An especially prepared non-conducting felt
or charcoal sheathing is on either side, mak
ing It Impossible for outer air to penetrate
the box. Tasteless and odorless lumber only
is used at that. There is no wood exposed In
any part of the inside of a Gibson.
Large and small sizes now on display top
or side icing. Just as you like.
Select Any Gibson
Pay $1.00 Weekly
clal.) The local draft board has se
lected Elbert Fredrickson. H. C. Appier
and Guy Dunham as the men to receive
instruction in mechanical work. One
of the men will be sent to the Modern
Auto School in Spokane and the other
two men to the State College at Pullman.
GIRLS EMPLOYED IN MILLS
Replacement of Men In Industrial
KELSO, Wash.. June 8. (Special.)
The replacement of men in industrial
lines here continues, the McLane Fir
Products Company now having girls
doing the tallying work at their saw
mill, and the J. N. Moore plant will
have girls doing similar work when
It begins operations soon. At the Mc
Lane shingle mill nearly a dozen girls
are packing shingles, most of them
earning as much as $3 a day.
A crew of girls Is also working on
Phone your want ads to The Oregonian.-
Main .7070, A 6095.
INSECT BITES NEED
GIVE NO DISCOMFORT
A few applications of Santlseptlc Lo
tion will instantly relieve stop
the Itching, irritation, swelling and in
flammation of mosquito and other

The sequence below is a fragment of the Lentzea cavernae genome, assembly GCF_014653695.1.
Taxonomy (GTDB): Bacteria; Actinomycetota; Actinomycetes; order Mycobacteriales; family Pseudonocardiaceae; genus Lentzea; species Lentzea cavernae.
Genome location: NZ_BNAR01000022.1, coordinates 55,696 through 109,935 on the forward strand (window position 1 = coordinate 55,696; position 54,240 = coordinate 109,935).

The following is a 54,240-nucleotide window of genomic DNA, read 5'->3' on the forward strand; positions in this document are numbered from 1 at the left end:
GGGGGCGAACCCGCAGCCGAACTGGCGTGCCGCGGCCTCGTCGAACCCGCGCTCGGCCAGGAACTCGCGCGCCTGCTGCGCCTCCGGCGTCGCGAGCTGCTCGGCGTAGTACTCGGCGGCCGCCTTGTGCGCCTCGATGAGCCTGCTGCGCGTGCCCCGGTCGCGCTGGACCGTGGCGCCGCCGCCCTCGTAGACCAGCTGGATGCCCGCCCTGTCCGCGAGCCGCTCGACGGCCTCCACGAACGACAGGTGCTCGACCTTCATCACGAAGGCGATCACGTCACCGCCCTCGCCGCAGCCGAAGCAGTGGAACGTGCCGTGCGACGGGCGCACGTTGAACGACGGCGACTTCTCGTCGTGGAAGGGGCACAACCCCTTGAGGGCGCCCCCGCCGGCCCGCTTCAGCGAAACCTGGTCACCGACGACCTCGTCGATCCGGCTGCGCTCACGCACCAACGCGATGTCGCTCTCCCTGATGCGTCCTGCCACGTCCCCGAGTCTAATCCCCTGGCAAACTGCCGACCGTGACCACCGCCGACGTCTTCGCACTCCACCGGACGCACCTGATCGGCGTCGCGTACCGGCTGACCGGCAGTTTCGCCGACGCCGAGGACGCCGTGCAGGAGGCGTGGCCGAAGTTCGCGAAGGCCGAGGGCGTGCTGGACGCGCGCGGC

insect bites. Santlseptlc Is Indispen
sable for skin comfort and for relief
from prickly heat, heat rash, chafing,
hives, sun and windburn. Unlike any
other preparation. Neither sticky nor
greasy. Keeps skin cool, soft and clear.
IV la a remarkable soothing and healing
lotion. Men use it after shaving and
women for the complexion and for
Santlseptlc Is easily procured at
drug and department stores, a good
sized bottle costing ' but 50c If
your druggist cannot supply It, send
his name and 25c in coin or stamps to
the manufacturers, the Fxbencott Lab
oratories, Portland, Or., for large Intro
ductory bottle postpaid, Adv.
the section here and at Ostrander,
while others will assist with harvest
ing and haying work on the farms of
this vicinity. , In all these employ
ments they are receiving the same
wages as men.
Aberdeen System Attracts Attention
of Many Northwest Cities.
Aberdeen's methods of handling war
activity funds, according to a letter
received from the Chamber of Com
merce secretary of that city. Inquiries
concerning the Aberdeen war ehest fund
and the city's system of sustaining
memberships for the Red Cross have
attracted the attention of many cities.
Th. ln,Ama nf lha Aberdeen Red
WAR CHEST FUND SUCCESS C" chapter, derived entirely from
woraina people, now biiiuuih. iw auvu
$4300 a month. Business men and log
gers are paying about $6000 monthly
Into the city's war chest, from which
all war drive assessments on the city
ABERDEEN, Wash., June . (Spe
cial.) A delegation of Puyallup busi
ness men are coming here to study
Phone your want ads to The Orego
nian. Main 7070, A 6095.
Bankers Life of Nebraska
CHOICE TERRITORY OPEN IN OREGON
SPLENDID AGENCY AND POLICY CONTRACTS
Good service and popular policies with low rates will
help you to build a big business. Write Home Office,
Lincoln, Neb., or call 1030 Northwestern Bank Bldg.,
Portland, Oregon. . -
Whert you talk, when you smile,
when you eat your mouth is in
evidence therefore, keep it in per
With my help this is easily accom
plished and without costing a great
deal of money. A clean mouth is
the key to health and a stepping
stone to success.
Palaleas Extrartlea ef Teeth.
20 Years' Activo Praetlre.
Dr. B. E. Wright
Ksrtkwcat Crr f Sixth asd
Waahlaatos. Raleigh Baalldlaa;.
r hours 1 Mats 211. A 211.
Office Honrs i 8 A. M. to P. M.
The personal writing machine writes
anywhere, any time. Only $50 in
E. W. PEASE CO.
110 SIXTH ST.